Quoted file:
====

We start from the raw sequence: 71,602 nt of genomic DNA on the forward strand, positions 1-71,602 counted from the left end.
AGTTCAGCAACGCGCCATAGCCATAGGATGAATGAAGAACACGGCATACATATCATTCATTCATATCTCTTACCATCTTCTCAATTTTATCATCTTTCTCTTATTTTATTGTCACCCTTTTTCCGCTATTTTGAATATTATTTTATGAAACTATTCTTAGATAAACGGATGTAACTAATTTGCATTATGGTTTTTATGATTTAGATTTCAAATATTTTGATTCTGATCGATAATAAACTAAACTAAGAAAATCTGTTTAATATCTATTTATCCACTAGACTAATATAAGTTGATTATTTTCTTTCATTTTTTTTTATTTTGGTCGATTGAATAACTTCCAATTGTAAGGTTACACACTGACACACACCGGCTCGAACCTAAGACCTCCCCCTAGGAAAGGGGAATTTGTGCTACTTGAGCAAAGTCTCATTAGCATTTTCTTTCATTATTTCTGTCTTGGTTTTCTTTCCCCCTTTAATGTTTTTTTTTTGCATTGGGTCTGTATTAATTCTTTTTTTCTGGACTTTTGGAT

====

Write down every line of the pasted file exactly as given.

We start from the raw sequence: 71,602 nt of genomic DNA on the forward strand, positions 1-71,602 counted from the left end.
AGTTCAGCAACGCGCCATAGCCATAGGATGAATGAAGAACACGGCATACATATCATTCATTCATATCTCTTACCATCTTCTCAATTTTATCATCTTTCTCTTATTTTATTGTCACCCTTTTTCCGCTATTTTGAATATTATTTTATGAAACTATTCTTAGATAAACGGATGTAACTAATTTGCATTATGGTTTTTATGATTTAGATTTCAAATATTTTGATTCTGATCGATAATAAACTAAACTAAGAAAATCTGTTTAATATCTATTTATCCACTAGACTAATATAAGTTGATTATTTTCTTTCATTTTTTTTTATTTTGGTCGATTGAATAACTTCCAATTGTAAGGTTACACACTGACACACACCGGCTCGAACCTAAGACCTCCCCCTAGGAAAGGGGAATTTGTGCTACTTGAGCAAAGTCTCATTAGCATTTTCTTTCATTATTTCTGTCTTGGTTTTCTTTCCCCCTTTAATGTTTTTTTTTTGCATTGGGTCTGTATTAATTCTTTTTTTCTGGACTTTTGGAT